39. What are the clinical symptoms and sonographic features related to obstructive renal disease?
    • Causes: stones, strictures, infections, malignancy, BPH (most common)
    • Symptoms: Vary with cause, Bilateral obstruction = renal failure
    • Pattern: Prominent, anechoic calyces within renal sinus, Viscous urine (fluid/fluid level)
    • RI > 0.7 or difference greater than 0.1 compared to unaffected kidney
    • Asymmetric or absent jet

    • What are the clinical symptoms and sonographic patterns related to bladder diverticula?
    • Secondary to bladder outlet obstruction
    • Symptoms: Dysuria, UTI
    • Pattern: Cystic pouches extending from wall, Demonstrate neck of diverticula merging with bladder, Demonstrate jets to r/o obstruction

    • Most frequnt cause of bladder outlet obstruction:
    • BPH
  40. What are the sonographic features of bladder outlet obstruction?
    • Increased WBC or hematuria
    • Pattern:Large overextended bladder, Possible sludge, Obtain post void images

    • What are the clinical symptoms and sonographic patterns associated with cystitis?
    • In women>> introduction of rectal bacteria into urethra
    • In men>> prostatitis, bladder outlet obstruction
    • Pattern: Chronic pattern: diffuse or focal wall thickening; Interstitial: smaller than normal bladder
  41. The SMA is located ______ in relation to the splenic vein.
  42. The splenic vein is located ______ in relation to the body of the pancrea.
  43. The LRV is lovated _____ in relation to the SMA.
  44. The RRA is located ______ posterior to the IVC
  45. The GDA is located ______ in relation to the pancreatic head.
  46. The CBD is located ______ in relation to the pancreatic head.
  47. List the 3 tributaries of the celiac trunk:
    Hepatic artery, LGA, splenic artery
  48. The main pancreatic duct is termed ________ and enters the duodenum via the _______.
    Duct of Wirsung; sphincter of Odi
  49. Normal pancreatic duct measurement
  50. The accessory pancreatic duct is called ________.
    The duct of Santerini
  51. The SMV is located ____ in relation to the uncinate process.
  52. Three vessels that form the MPV
    Splenic vein, SMV and IMV
  53. Products secreted via the circulatory system
    insulin and glucagon
  54. Portal splenic confluence is located ______ in relation to the neck of the pancreas.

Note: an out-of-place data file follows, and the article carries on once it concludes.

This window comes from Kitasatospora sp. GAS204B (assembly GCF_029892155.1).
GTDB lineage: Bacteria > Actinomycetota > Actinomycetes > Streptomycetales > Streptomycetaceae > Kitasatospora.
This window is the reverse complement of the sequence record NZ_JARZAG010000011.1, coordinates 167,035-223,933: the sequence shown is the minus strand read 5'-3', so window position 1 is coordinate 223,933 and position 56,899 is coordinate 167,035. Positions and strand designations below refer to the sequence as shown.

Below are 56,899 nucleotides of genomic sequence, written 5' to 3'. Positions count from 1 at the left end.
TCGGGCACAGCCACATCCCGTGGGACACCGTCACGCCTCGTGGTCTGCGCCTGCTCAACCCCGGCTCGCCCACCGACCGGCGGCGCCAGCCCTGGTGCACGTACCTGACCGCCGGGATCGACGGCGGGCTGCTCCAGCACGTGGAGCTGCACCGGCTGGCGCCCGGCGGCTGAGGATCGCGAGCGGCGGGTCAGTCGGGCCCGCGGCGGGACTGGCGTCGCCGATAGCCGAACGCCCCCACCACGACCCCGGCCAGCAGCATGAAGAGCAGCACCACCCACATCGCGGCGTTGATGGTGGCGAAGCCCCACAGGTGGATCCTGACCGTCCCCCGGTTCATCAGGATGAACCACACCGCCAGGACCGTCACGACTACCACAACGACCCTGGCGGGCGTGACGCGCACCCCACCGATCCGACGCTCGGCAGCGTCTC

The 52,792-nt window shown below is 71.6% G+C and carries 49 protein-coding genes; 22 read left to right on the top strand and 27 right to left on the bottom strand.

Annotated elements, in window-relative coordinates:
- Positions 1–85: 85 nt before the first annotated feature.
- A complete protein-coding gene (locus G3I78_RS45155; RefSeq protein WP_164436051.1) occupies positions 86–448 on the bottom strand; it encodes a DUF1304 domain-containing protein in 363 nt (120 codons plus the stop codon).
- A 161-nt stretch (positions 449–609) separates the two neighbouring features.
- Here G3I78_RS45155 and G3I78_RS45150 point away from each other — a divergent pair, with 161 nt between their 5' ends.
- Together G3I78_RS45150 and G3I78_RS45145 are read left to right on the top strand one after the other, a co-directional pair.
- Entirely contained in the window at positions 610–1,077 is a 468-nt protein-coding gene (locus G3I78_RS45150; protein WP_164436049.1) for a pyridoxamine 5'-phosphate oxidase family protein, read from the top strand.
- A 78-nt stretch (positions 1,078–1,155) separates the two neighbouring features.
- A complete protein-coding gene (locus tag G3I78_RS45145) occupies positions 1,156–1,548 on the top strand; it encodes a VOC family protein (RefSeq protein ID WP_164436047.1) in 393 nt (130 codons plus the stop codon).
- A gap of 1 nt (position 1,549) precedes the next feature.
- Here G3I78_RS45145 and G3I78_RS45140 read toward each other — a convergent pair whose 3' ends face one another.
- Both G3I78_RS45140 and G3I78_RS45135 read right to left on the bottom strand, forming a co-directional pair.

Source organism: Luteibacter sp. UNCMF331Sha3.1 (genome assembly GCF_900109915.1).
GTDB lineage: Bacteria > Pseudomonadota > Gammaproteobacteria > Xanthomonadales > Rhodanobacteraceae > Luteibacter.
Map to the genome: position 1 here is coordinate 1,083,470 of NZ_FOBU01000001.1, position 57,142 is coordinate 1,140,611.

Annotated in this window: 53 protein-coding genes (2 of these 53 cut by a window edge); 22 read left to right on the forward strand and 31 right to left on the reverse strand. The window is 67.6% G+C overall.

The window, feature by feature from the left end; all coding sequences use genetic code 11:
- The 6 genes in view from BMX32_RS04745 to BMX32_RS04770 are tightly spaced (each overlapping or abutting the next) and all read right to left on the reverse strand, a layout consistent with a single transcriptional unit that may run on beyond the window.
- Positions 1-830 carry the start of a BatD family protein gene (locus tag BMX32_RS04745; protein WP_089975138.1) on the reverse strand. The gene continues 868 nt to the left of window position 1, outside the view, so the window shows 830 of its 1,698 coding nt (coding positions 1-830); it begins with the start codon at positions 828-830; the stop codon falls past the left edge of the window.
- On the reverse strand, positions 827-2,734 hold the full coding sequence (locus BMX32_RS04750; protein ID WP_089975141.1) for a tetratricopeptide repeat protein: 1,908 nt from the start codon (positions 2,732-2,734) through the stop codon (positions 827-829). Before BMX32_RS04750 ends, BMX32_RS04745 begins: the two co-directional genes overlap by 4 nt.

55. Most frequent cause of acute pancreatitis
    Alcoholism/ biliary tract disease
  56. Symptoms and lab values associated with acute pancreatitis:
    • Severe epigastric pain, nausea, vomiting, abdominal distention
    • Labs: increased serum and urine amylase, increase WBC count, increased BR if obstructed
  57. Pattern of acute vs. chronic pancreatitis:
    • Acute: normal in less severe cases; enlarged and hypoechoic due to edema, lt PE, dialated pancreatic duct >2mm
    • Chronic: Hyperechoic die to fibrous tissue deposition, small, calcifications, tortuous ducts
  58. Symptoms and labs associated with chronic pancreatitis:
    • Mild epigastric pain, back pain, 10% develope diabetes
    • Labs: decreased serum and urine amylase
  59. Most common cystic mass of the pancreas
    Pancreatic pseudocyst
  60. Symptoms and labs associated with pancreatic pseudocyst:
    • Pain, fever, ileus (2-3 weeks after episode), nausea, vommiting, palpable mass
    • Labs: increased amylase, increased ALP if obstructed
  61. Pseudocyst sonographic pattern:
    Unilocular, irregular boarders, 1-10cm, most common location= tail
  62. Most common neoplasm of the pancreas:
    Pancreatic CA
  63. Lab values associated with pancreatic cancer:
    Increased ALK Phos x4, increased total BR (increased direct BR if obstruction)
  64. Courvosier's sign:
    Enlarged GB due to neoplasm distal to cystic duct (Pancreatic CA in the head of the panc)
  65. Islet cell tumor
    • Most frequent= insulinoma (90% benign)
    • Symptoms: hyperglycemia, hyperinsulinemia
    • Sonograhic pattern: hypoechoic mass in body/tail with well defined borders
Card Set:
2014-11-23 18:08:06